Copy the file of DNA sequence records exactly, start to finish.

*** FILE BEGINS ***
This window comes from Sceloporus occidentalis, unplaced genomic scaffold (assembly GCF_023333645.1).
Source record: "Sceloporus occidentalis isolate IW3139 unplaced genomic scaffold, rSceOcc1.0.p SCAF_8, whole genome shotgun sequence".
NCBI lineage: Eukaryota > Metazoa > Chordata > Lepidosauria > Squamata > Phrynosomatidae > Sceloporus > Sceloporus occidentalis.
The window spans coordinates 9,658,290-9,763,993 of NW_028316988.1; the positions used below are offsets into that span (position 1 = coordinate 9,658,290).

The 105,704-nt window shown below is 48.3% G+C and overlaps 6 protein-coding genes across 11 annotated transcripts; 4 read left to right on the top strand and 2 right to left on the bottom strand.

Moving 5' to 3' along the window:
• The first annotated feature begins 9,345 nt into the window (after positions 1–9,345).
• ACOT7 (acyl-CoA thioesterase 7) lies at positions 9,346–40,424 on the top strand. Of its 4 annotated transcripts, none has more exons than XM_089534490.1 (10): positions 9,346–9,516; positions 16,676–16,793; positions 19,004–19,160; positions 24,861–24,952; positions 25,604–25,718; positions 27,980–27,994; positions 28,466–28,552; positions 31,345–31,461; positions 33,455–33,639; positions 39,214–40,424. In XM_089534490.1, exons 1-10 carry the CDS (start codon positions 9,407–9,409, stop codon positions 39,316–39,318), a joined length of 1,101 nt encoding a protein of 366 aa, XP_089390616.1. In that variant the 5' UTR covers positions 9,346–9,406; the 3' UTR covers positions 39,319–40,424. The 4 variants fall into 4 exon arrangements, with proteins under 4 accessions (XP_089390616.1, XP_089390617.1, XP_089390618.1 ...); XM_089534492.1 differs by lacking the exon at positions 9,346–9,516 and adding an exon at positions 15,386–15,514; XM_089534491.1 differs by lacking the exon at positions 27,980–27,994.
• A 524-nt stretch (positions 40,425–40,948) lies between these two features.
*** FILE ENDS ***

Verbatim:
This window comes from Sceloporus occidentalis, unplaced genomic scaffold (assembly GCF_023333645.1).
Source record: "Sceloporus occidentalis isolate IW3139 unplaced genomic scaffold, rSceOcc1.0.p SCAF_8, whole genome shotgun sequence".
NCBI lineage: Eukaryota > Metazoa > Chordata > Lepidosauria > Squamata > Phrynosomatidae > Sceloporus > Sceloporus occidentalis.
The window spans coordinates 9,658,290-9,763,993 of NW_028316988.1; the positions used below are offsets into that span (position 1 = coordinate 9,658,290).

The 105,704-nt window shown below is 48.3% G+C and overlaps 6 protein-coding genes across 11 annotated transcripts; 4 read left to right on the top strand and 2 right to left on the bottom strand.

Moving 5' to 3' along the window:
• The first annotated feature begins 9,345 nt into the window (after positions 1–9,345).
• ACOT7 (acyl-CoA thioesterase 7) lies at positions 9,346–40,424 on the top strand. Of its 4 annotated transcripts, none has more exons than XM_089534490.1 (10): positions 9,346–9,516; positions 16,676–16,793; positions 19,004–19,160; positions 24,861–24,952; positions 25,604–25,718; positions 27,980–27,994; positions 28,466–28,552; positions 31,345–31,461; positions 33,455–33,639; positions 39,214–40,424. In XM_089534490.1, exons 1-10 carry the CDS (start codon positions 9,407–9,409, stop codon positions 39,316–39,318), a joined length of 1,101 nt encoding a protein of 366 aa, XP_089390616.1. In that variant the 5' UTR covers positions 9,346–9,406; the 3' UTR covers positions 39,319–40,424. The 4 variants fall into 4 exon arrangements, with proteins under 4 accessions (XP_089390616.1, XP_089390617.1, XP_089390618.1 ...); XM_089534492.1 differs by lacking the exon at positions 9,346–9,516 and adding an exon at positions 15,386–15,514; XM_089534491.1 differs by lacking the exon at positions 27,980–27,994.
• A 524-nt stretch (positions 40,425–40,948) lies between these two features.